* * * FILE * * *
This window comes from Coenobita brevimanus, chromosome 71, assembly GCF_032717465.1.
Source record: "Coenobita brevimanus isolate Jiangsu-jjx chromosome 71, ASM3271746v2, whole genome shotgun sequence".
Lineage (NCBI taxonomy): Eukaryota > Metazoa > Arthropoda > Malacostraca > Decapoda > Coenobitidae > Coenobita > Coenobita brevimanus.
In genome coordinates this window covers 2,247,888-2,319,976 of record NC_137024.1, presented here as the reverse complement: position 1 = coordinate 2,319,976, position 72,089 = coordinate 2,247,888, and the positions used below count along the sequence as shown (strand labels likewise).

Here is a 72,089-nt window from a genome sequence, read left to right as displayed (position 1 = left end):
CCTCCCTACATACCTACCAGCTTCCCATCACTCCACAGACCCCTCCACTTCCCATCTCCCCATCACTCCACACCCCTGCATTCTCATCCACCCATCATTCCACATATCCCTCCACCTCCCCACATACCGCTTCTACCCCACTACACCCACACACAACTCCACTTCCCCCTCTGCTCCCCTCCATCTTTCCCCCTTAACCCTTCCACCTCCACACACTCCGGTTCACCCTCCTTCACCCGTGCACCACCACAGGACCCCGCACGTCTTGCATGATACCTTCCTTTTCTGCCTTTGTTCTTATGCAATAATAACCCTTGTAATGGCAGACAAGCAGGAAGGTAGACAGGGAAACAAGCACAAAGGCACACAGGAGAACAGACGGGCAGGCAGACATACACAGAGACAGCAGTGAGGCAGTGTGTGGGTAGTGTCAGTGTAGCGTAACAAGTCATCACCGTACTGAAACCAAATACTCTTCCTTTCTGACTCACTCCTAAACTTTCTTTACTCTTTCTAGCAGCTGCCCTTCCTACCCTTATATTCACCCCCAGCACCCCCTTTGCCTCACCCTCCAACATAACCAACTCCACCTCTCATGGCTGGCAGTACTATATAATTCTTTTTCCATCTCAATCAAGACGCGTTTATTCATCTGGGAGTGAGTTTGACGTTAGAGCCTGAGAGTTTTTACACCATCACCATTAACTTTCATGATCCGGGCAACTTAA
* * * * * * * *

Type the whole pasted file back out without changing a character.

This window comes from Coenobita brevimanus, chromosome 71, assembly GCF_032717465.1.
Source record: "Coenobita brevimanus isolate Jiangsu-jjx chromosome 71, ASM3271746v2, whole genome shotgun sequence".
Lineage (NCBI taxonomy): Eukaryota > Metazoa > Arthropoda > Malacostraca > Decapoda > Coenobitidae > Coenobita > Coenobita brevimanus.
In genome coordinates this window covers 2,247,888-2,319,976 of record NC_137024.1, presented here as the reverse complement: position 1 = coordinate 2,319,976, position 72,089 = coordinate 2,247,888, and the positions used below count along the sequence as shown (strand labels likewise).

Here is a 72,089-nt window from a genome sequence, read left to right as displayed (position 1 = left end):
CCTCCCTACATACCTACCAGCTTCCCATCACTCCACAGACCCCTCCACTTCCCATCTCCCCATCACTCCACACCCCTGCATTCTCATCCACCCATCATTCCACATATCCCTCCACCTCCCCACATACCGCTTCTACCCCACTACACCCACACACAACTCCACTTCCCCCTCTGCTCCCCTCCATCTTTCCCCCTTAACCCTTCCACCTCCACACACTCCGGTTCACCCTCCTTCACCCGTGCACCACCACAGGACCCCGCACGTCTTGCATGATACCTTCCTTTTCTGCCTTTGTTCTTATGCAATAATAACCCTTGTAATGGCAGACAAGCAGGAAGGTAGACAGGGAAACAAGCACAAAGGCACACAGGAGAACAGACGGGCAGGCAGACATACACAGAGACAGCAGTGAGGCAGTGTGTGGGTAGTGTCAGTGTAGCGTAACAAGTCATCACCGTACTGAAACCAAATACTCTTCCTTTCTGACTCACTCCTAAACTTTCTTTACTCTTTCTAGCAGCTGCCCTTCCTACCCTTATATTCACCCCCAGCACCCCCTTTGCCTCACCCTCCAACATAACCAACTCCACCTCTCATGGCTGGCAGTACTATATAATTCTTTTTCCATCTCAATCAAGACGCGTTTATTCATCTGGGAGTGAGTTTGACGTTAGAGCCTGAGAGTTTTTACACCATCACCATTAACTTTCATGATCCGGGCAACTTAA